Tag Archives: Interceptor

Royal Enfield adds Flying Flea, Roadster

Royal Enfield looks set for a host of new models after registering for trademarks on Flying Flea and Roadster which quickly follows applications for the names Sherpa and Hunter last month.

We suspect that these will be 350cc singles and 650cc twins as the 500cc model looks set for extinction after it is withdrawn from sale in India because it no longer meets the new domestic emissions regulations.

We speculated that Sherpa and Hunter would be great names for the 400cc Himalayan which could soon come as a 650cc variant.

Royal Enfield Himalayan Sleet invests camoRoyal Enfield Himalayan

Flying Flea and Roadster

As for the Flying Flea and Roadster, they are more likely to be versions of the 650cc.

A Roadster could lie somewhere between the sit-up-and-beg Interceptor and the cafe-racer style Continental GT.

The Flying Flea is a reference to the lightweight 250cc bike Royal Enfield produced in World War II which were parachuted into battlefields and behind enemy lines from the Horsa Glider.

In 2018, Royal Enfield paid tribute to the Flying Flea with a limited-edition military-flavoured Pegasus 500cc.

Royal Enfield Classic 500 Pegasus Edition“Flying Flea”

Perhaps the Flying Flea will be a similar style to the Pegasus, although maybe as a 650cc twin, not a 500cc single, or perhaps a 350cc version to match the original’s “light weight”.

This video gives some background on the development of the Pegasus model.

It came in two paint options (brown and olive) with replica badging and even the unique army-style serial numbers painted on the tank.

Adding to the period look were the military-style canvas panniers, leather strap with brass buckles on the air box, and blacked-out exhaust muffler, engine, rims, handlebar and headlight bezel.Royal Enfield Classic 500 Pegasus Edition

Military heritage

Royal Enfield says the Flying Flea was produced in collaboration with the British Ministry of Defence.

The bike was so light messengers could lift it on their shoulders when the trenches were too deep to be ridden over.

Royal Enfield’s military involvement has included making mobile machine gun platforms for World War I, targeting components for anti-aircraft guns in World War II and continual service with the Indian Army since the early 1950s.

Source: MotorbikeWriter.com

Öhlins develops Royal Enfield suspension

Premium Swedish suspension company Öhlins has developed special suspension for Royal Enfield motorcycles for the first time.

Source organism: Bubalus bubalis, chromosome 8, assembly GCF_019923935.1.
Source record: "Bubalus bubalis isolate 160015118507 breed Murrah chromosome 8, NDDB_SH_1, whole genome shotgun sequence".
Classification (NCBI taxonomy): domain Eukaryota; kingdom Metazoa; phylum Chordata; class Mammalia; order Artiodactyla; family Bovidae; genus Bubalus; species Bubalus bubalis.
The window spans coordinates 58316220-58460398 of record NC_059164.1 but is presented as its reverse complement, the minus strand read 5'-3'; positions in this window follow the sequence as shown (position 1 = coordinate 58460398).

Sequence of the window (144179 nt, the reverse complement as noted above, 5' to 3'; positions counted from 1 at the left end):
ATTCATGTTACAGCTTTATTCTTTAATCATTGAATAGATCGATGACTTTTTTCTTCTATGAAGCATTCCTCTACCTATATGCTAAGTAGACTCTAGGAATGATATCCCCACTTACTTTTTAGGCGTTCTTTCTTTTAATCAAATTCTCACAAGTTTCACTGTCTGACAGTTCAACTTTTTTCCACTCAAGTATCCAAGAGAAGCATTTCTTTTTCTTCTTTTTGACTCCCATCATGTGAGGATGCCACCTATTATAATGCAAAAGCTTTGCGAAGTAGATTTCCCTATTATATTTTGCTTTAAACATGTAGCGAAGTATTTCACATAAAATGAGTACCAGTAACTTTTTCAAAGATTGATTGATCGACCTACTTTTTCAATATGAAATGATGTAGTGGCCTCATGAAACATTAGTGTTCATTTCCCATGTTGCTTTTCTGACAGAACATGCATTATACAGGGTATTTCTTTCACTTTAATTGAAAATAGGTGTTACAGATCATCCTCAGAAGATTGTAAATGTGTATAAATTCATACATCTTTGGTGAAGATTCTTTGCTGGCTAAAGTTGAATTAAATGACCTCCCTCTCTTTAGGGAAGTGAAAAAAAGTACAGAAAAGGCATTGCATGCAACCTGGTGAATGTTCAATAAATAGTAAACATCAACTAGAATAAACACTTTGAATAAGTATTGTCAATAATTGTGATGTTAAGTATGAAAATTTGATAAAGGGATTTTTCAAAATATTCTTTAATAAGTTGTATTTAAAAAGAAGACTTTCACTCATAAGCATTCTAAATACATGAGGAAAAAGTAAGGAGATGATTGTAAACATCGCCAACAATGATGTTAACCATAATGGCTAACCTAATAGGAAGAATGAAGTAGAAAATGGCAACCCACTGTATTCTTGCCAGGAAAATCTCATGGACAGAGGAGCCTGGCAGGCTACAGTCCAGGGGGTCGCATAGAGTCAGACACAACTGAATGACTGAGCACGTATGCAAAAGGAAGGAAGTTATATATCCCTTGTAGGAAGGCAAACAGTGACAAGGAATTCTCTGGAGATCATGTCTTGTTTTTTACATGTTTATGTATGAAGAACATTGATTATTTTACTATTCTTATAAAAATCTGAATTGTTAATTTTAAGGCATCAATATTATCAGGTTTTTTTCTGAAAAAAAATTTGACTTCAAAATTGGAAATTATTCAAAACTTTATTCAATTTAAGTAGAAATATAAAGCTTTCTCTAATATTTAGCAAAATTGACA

The first models to get the Öhlins adjustable shock absorbers and fork springs with adjustable pre-load caps are the new and very popular 650cc twin-cylinder Interceptor and Continental GT.

They will be followed by full suspension for the 400cc Himalayan adventurer.

When I tested the Interceptor and Continental GT, I found the standard American-made Gabriel shocks a little on the soft side for my 80kg frame.

I pumped up the rear preload to the fourth of five settings but it still managed to bottom out over some big bumps, bounced around at the rear and wobbled a little over mid-corner irregularities.

Ohlins developed on harsh roads

“Öhlins takes the bike to another level, especially for those that will ride pillion or push their bike to the limits,” says ASEAN Business Development Executive Dale Schmidtchen in Thailand.

“The suspension was developed this year here where the roads are similar in quality to roads in Australia.

“The rear shock option for the Himalayan will be a great option for resolving two concerns with owners.

“Access to the spring preload is very hard on this model, so Öhlins will offer a shock absorber with remote preload adjustment, which in turn allows the rider to quickly adjust for varying load weights and road conditions.

“With Öhlins suspension, firstly you now have the option to adjust spring and preload for varying rider, pillion and loaded equipment. This is not just a comfort feature, but also safety.

“Dynamic ground clearance will be improved, as well as stability through corners. And last but not least, with most of a bikes braking control being a by-product of the compression stroke of the forks, this will allow for better braking, especially over bumps.

Öhlins has not yet released prices, but say they will be a “surprise”.

They come in either black or yellow with interchangeable springs.

Source: MotorbikeWriter.com